I have written before about the weaning transition program — two weeks before and two weeks after full weaning (“Win at weaning; jump-start the rumen” October 10, 2018, page 586 and “We need weaning transition periods,” April 10, 2019, page 230). The feeding change is too often from a calf starter to a mixed feed of some sort, along with free-choice forage, if forage was not being fed before.
If too much forage is fed too soon, gut fill can accumulate and confound true growth measurements. For example, calves were fed only a poorly textured calf starter in a study and were allowed to eat hay free choice. At 10 weeks of age, the calves allowed to eat hay did have improved rumen pH from 5.06 to 5.49, but they also had 10.4 pounds more gut fill. This resulted in less true body growth.
In another study, calves had been weaned at 50 days of age. From 8 to 12 weeks, calves were fed either a 71% forage total mixed ration (TMR), 15% chopped grass hay blended with starter, or only a texturized starter. Intake was 35% less in TMR-fed calves and daily gain was 40% less when compared to the other two treatments, which did not differ.
Is there a happy medium for the introduction of forage?
With these results in mind, a study by the Provimi Nurture Research Center tried to tease out more data on the best way to introduce forage. They fed weaned Holstein steers with initial body weights of 150 pounds at the age of 58 to 59 days. There were two trials with 48 calves per trial and four calves per group pen. There were four treatments with 12 calves per group.
The four feeding groups were:
- Starter with low starch (8%) and pelleted (~16% as-fed) physical form blended with 5% chopped hay, which averaged 12.9% crude protein (CP) as-fed. It was fed free choice.
- High-starch (45%) textured starter blended with 5% chopped hay. It was fed free choice.
- Low-starch pelleted starter limit fed to 4.4 pounds dry basis daily with free-choice long grass hay.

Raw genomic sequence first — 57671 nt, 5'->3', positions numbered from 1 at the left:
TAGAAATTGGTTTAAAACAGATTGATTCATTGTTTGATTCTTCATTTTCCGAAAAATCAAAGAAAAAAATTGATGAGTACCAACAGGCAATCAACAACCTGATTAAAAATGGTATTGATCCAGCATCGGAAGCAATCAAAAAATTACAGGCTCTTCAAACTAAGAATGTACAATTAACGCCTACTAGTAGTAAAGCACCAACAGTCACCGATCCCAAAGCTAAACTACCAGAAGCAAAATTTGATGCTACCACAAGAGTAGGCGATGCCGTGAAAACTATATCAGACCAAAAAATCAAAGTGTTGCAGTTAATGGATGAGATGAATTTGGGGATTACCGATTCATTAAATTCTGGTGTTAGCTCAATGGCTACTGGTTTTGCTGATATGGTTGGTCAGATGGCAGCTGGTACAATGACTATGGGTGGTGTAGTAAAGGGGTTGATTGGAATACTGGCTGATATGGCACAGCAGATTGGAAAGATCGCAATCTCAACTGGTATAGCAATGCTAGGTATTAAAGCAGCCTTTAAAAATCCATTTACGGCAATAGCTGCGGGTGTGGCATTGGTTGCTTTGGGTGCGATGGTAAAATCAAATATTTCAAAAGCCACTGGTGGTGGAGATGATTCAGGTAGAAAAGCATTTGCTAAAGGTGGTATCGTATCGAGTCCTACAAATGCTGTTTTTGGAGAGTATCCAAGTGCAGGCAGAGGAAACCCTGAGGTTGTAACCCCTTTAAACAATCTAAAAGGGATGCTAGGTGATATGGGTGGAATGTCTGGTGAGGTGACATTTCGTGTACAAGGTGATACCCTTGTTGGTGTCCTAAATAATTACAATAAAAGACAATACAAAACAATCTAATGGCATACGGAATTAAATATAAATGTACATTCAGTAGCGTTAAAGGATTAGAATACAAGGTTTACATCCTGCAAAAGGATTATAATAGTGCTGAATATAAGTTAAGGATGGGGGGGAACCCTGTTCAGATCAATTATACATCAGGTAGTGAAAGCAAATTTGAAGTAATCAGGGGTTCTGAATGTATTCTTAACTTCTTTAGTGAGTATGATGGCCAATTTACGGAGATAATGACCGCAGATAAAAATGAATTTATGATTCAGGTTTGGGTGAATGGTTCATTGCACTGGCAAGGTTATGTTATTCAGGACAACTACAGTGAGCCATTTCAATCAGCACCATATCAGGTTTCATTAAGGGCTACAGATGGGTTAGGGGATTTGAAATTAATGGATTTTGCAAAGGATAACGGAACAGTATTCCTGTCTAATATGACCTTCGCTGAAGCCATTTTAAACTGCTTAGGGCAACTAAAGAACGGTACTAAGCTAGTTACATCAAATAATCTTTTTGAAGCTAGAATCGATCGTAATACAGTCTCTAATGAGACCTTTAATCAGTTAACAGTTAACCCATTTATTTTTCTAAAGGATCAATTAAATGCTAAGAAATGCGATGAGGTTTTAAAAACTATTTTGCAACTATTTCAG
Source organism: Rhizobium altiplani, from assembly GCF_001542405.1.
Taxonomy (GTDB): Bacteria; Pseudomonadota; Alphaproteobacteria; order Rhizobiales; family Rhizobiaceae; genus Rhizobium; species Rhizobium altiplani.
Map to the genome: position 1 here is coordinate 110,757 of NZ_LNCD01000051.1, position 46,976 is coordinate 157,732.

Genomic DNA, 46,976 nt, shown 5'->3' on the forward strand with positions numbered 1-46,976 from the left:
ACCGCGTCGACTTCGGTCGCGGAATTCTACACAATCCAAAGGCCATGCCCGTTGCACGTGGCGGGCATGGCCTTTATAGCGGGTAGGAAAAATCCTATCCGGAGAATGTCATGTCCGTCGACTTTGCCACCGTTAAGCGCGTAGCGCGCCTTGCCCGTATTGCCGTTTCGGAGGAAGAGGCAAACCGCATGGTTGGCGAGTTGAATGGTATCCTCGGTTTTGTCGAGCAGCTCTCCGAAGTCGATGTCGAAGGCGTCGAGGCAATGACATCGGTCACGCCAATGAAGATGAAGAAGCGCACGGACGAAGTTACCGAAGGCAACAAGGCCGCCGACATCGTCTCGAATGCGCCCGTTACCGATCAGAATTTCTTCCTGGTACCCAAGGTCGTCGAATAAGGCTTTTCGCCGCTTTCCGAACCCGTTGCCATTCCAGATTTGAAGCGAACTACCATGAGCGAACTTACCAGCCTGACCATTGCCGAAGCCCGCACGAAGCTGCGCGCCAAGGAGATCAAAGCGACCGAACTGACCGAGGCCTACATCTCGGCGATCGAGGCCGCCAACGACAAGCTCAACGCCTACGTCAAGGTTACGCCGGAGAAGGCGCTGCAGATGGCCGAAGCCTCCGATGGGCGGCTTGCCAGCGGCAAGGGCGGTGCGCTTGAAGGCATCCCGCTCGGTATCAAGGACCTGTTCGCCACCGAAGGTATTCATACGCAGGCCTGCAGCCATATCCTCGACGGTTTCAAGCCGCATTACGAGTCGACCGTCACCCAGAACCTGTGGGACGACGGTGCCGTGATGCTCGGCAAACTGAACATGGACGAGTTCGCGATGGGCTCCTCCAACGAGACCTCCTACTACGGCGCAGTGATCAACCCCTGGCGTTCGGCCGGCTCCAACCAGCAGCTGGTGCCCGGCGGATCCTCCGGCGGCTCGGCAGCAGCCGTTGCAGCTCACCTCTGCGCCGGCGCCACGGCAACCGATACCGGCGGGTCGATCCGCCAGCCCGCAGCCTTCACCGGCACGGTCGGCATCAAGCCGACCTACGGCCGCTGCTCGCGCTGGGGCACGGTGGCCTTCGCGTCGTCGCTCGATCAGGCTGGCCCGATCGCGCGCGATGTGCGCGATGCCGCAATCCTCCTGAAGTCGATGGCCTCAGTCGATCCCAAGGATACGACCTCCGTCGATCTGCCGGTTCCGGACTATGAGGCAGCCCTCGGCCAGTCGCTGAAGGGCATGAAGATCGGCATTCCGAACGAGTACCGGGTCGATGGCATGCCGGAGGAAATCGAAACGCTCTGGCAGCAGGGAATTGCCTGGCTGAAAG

- High-starch textured starter fed up to 4.4 pounds dry basis with free-choice long grass hay.
Water was available free choice to all groups. Total dry matter intake (DMI) and starter DMI (Table) were lower in the long hay treatments while hay DMI was greater in the long hay treatments. This partially is a result of starter DMI restriction at 4.4 pounds daily. Therefore, it might be expected that calves would then consume more free-choice long hay.
Daily gain was greater for the chopped hay treatments and for textured versus pelleted starter treatments. Likewise, hip width (reflecting bone growth) was greater for chopped hay and textured starter treatments. Calves fed the chopped hay treatments also had increased body condition scores, but these were not different for the two starter treatments.
In trials like this, it would have been good to have had gut fill measures. Unfortunately, the best way to obtain that measure is by slaughter, which is not an option in most calf trials.
Slowly introduce hay
Looking at all the data, more gut fill occurred when long hay was fed. Additionally, greater long hay reduced starter intake and resulted in lower daily gain and hip width.
Notice that both daily gain and hip width declined for pelleted versus textured starter treatments. This is indicative that too much forage too soon is not well-handled by calves within this age range.
In months 3 and 4 following weaning, calves did not perform as well when allowed to have free-choice long hay versus limited chopped hay, as it reduced daily gain and bone growth. That also likely created more gut fill, which distorts true body growth as measured by daily gain.
In addition, this study found that pelleted starter (grower) versus textured starter reduced intake, daily gain, and hip width bone growth. It is best to limit hay intake to about 0.5 to 1 pound in the month after weaning, to chop the hay, and to use a textured versus a pelleted starter.